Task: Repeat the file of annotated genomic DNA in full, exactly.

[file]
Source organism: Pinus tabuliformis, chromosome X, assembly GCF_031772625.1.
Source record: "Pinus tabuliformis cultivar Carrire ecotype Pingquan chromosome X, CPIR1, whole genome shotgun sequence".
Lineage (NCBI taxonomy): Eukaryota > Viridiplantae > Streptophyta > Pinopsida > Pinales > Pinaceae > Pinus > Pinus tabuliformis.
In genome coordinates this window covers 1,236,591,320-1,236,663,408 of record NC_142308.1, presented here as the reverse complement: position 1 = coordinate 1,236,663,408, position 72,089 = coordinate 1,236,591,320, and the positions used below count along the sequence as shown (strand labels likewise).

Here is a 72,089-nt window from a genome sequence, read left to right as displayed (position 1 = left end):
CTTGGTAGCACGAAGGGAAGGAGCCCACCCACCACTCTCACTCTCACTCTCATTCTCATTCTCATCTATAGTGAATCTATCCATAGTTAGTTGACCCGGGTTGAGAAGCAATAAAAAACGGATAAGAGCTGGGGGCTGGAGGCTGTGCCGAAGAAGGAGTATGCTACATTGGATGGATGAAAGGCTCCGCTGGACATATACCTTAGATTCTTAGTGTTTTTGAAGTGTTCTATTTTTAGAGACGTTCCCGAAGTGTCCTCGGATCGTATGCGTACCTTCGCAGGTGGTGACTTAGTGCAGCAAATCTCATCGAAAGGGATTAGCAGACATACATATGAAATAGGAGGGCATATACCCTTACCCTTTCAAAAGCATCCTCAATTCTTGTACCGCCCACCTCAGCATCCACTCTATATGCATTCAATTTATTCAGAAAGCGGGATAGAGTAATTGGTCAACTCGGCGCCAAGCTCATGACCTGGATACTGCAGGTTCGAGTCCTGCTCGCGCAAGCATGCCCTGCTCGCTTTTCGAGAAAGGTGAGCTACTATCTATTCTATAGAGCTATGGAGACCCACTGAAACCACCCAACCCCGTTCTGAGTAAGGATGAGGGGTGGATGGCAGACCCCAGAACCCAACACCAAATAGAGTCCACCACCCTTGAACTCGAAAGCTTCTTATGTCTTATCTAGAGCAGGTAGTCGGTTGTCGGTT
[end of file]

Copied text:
Source organism: Pinus tabuliformis, chromosome X, assembly GCF_031772625.1.
Source record: "Pinus tabuliformis cultivar Carrire ecotype Pingquan chromosome X, CPIR1, whole genome shotgun sequence".
Lineage (NCBI taxonomy): Eukaryota > Viridiplantae > Streptophyta > Pinopsida > Pinales > Pinaceae > Pinus > Pinus tabuliformis.
In genome coordinates this window covers 1,236,591,320-1,236,663,408 of record NC_142308.1, presented here as the reverse complement: position 1 = coordinate 1,236,663,408, position 72,089 = coordinate 1,236,591,320, and the positions used below count along the sequence as shown (strand labels likewise).

Here is a 72,089-nt window from a genome sequence, read left to right as displayed (position 1 = left end):
CTTGGTAGCACGAAGGGAAGGAGCCCACCCACCACTCTCACTCTCACTCTCATTCTCATTCTCATCTATAGTGAATCTATCCATAGTTAGTTGACCCGGGTTGAGAAGCAATAAAAAACGGATAAGAGCTGGGGGCTGGAGGCTGTGCCGAAGAAGGAGTATGCTACATTGGATGGATGAAAGGCTCCGCTGGACATATACCTTAGATTCTTAGTGTTTTTGAAGTGTTCTATTTTTAGAGACGTTCCCGAAGTGTCCTCGGATCGTATGCGTACCTTCGCAGGTGGTGACTTAGTGCAGCAAATCTCATCGAAAGGGATTAGCAGACATACATATGAAATAGGAGGGCATATACCCTTACCCTTTCAAAAGCATCCTCAATTCTTGTACCGCCCACCTCAGCATCCACTCTATATGCATTCAATTTATTCAGAAAGCGGGATAGAGTAATTGGTCAACTCGGCGCCAAGCTCATGACCTGGATACTGCAGGTTCGAGTCCTGCTCGCGCAAGCATGCCCTGCTCGCTTTTCGAGAAAGGTGAGCTACTATCTATTCTATAGAGCTATGGAGACCCACTGAAACCACCCAACCCCGTTCTGAGTAAGGATGAGGGGTGGATGGCAGACCCCAGAACCCAACACCAAATAGAGTCCACCACCCTTGAACTCGAAAGCTTCTTATGTCTTATCTAGAGCAGGTAGTCGGTTGTCGGTT